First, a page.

Public relations (PR) is a crucial aspect of running a successful business and has been increasingly overlapping with SEO.
Reactive PR occurs when an organization responds to a particular event — positive or negative — with the goal of fostering a positive public image.
As their names suggest, there is a significant difference between reactive PR and proactive PR campaigns, but both ultimately aim to achieve the same result.
Importance of reactive PR
Reactive PR plays a significant role in shaping the public’s perception of an organization. Reacting promptly to situations can limit the damage that negative events can cause.
Here are some of the reasons why reactive PR is essential for organizations:
- Mitigating damages: Negative events can arise unexpectantly, causing damage to an organization’s reputation. Responding promptly can mitigate the damage to a brand’s public perception.
- Establish thought leadership: By offering insightful and valuable responses to media inquiries or industry developments, companies can enhance their credibility, gain exposure, and position themselves as go-to sources for information and expertise.
- Building journalist relationships: Being a responsive expert who provides timely and valuable insights is a way to establish rapport, increase media coverage opportunities, and potentially gain favorable media exposure in the long term.
Elements of reactive PR
Reactive PR comprises reacting promptly to an event with the aim of fostering a positive public image.
Crisis management is an essential element of reactive PR, and it involves the management of an organization’s response to unexpected negative events such as a scandal, an accident, or an environmental disaster.
A well-planned and executed crisis management strategy can reduce the impact of these events and prevent long-term damage to the organization’s reputation.
The problem, of course, is that most businesses do not have a plan in place that can be executed when things go wrong.
Media relations involve a strategic approach to earning and maintaining positive relationships with journalists, bloggers, and other media influencers.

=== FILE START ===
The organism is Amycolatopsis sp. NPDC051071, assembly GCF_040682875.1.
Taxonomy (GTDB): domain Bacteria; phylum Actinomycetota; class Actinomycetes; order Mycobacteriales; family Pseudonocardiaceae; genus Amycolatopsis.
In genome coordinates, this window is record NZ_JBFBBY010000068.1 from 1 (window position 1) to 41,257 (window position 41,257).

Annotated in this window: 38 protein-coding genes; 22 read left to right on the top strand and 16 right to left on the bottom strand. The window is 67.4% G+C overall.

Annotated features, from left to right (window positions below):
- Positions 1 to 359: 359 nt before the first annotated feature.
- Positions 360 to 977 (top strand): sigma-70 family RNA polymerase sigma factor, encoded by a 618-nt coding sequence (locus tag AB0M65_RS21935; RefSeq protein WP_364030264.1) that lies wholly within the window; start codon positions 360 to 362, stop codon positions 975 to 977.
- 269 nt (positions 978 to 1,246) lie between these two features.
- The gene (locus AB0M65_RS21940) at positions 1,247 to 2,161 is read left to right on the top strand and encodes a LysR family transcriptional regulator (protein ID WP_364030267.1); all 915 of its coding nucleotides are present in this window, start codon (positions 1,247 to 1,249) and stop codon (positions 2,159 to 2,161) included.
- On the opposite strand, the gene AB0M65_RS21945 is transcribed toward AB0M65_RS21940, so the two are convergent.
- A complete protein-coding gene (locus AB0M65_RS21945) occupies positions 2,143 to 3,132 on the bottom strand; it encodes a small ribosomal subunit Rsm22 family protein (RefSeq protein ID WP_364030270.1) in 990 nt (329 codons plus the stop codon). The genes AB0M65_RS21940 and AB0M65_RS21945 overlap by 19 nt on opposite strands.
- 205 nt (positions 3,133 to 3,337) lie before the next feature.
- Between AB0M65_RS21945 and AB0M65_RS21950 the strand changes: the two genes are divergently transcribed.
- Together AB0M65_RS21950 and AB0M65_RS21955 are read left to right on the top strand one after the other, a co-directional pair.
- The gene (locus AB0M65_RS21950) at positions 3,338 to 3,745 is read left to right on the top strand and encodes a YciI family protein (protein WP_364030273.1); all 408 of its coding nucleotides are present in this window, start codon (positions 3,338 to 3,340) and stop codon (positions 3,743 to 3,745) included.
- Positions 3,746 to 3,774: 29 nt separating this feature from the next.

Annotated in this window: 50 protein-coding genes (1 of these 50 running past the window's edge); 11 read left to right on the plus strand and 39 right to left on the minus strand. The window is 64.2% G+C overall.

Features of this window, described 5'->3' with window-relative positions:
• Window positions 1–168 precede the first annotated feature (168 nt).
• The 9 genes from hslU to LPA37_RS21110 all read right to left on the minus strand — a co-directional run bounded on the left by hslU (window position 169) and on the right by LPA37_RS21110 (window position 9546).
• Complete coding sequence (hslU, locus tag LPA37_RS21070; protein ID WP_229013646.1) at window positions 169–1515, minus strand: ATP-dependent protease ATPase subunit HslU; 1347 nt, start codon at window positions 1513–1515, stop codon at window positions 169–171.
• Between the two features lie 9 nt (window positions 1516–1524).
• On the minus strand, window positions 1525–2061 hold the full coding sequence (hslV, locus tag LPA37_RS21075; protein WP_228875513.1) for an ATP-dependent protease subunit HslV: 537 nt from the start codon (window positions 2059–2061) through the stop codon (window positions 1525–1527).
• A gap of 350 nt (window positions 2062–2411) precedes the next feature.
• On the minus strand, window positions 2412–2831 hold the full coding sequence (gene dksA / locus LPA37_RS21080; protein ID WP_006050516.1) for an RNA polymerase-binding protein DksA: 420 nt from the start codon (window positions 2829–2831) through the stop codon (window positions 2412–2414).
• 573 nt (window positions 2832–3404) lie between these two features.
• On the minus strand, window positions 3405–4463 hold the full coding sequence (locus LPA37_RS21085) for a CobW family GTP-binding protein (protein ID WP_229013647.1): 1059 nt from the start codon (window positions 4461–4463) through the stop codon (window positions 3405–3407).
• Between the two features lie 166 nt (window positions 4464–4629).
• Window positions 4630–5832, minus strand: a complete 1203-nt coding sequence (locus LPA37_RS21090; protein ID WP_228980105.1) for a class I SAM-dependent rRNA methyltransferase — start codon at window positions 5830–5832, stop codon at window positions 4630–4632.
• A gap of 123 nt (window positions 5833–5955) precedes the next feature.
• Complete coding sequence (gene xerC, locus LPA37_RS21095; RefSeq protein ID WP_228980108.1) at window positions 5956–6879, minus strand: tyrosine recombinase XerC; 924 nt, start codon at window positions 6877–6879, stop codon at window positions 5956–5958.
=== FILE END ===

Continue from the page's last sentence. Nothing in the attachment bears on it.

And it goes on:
This element of reactive PR involves responding to media inquiries promptly and providing accurate information, addressing potential misunderstandings, and mitigating the impact of negative coverage.
Reactive outreach involves reaching out to new partners and customers in response to opportunities that arise, such as media requests, partnerships, or other unexpected events.
In SEO, outreach is typically proactive, i.e.
Content creation is an essential element in reactive PR, as organizations need to create fast and relevant content that responds to the situation. This often involves creating content that addresses the situation and provides information or updates.
Strategies for successful reactive PR
Organizations can take various steps to ensure that they have successful reactive PR. These strategies include:
Monitor social media and news outlets
Monitoring news outlets and social media channels can help organizations know what is being said about their organization. This allows them to take prompt action when negative events arise and resolve any issues.
Organizations need to have a crisis management plan in place. This allows them to respond quickly and effectively to negative events.
Respond swiftly and accurately
When an organization responds to a negative event, they need to do so promptly and accurately. This helps address potential misunderstandings and can help minimize the impact of the situation.
Transparency is essential in reactive PR. Organizations must be transparent when they respond to negative events. This helps build trust and credibility with their audience.
Examples of reactive PR
There have been many examples of organizations using reactive PR to limit the damage of negative events. One such example is when Johnson & Johnson recalled Tylenol in the early 1980s. The company’s quick response and transparency helped them maintain their positive public image.
Another example is when PepsiCo responded to the “Kendall Jenner” ad controversy by removing the ad and issuing an apology. This helped the company limit the damage the ad had caused in the public eye.
What is the difference between reactive and proactive PR?
Reactive PR is responding to negative events, while proactive PR is creating positive publicity to influence public opinion before a negative event occurs.
What are the elements of reactive PR?
The elements of reactive PR include crisis management, media relations, outreach, and content creation.
Why is reactive PR important?
Reactive PR is important for organizations because it helps to maintain a positive public image. Responding quickly to an event can limit the damage that negative events can cause.
Can reactive PR be predicted?
Reactive PR cannot be predicted, but organizations can be prepared by having a crisis management plan in place to respond swiftly and effectively to negative events.
What are some examples of reactive PR?
Johnson & Johnson’s Tylenol recall in the early 1980s, and PepsiCo’s response to the “Kendall Jenner” ad controversy are examples of organizations using reactive PR to limit the damage of negative events.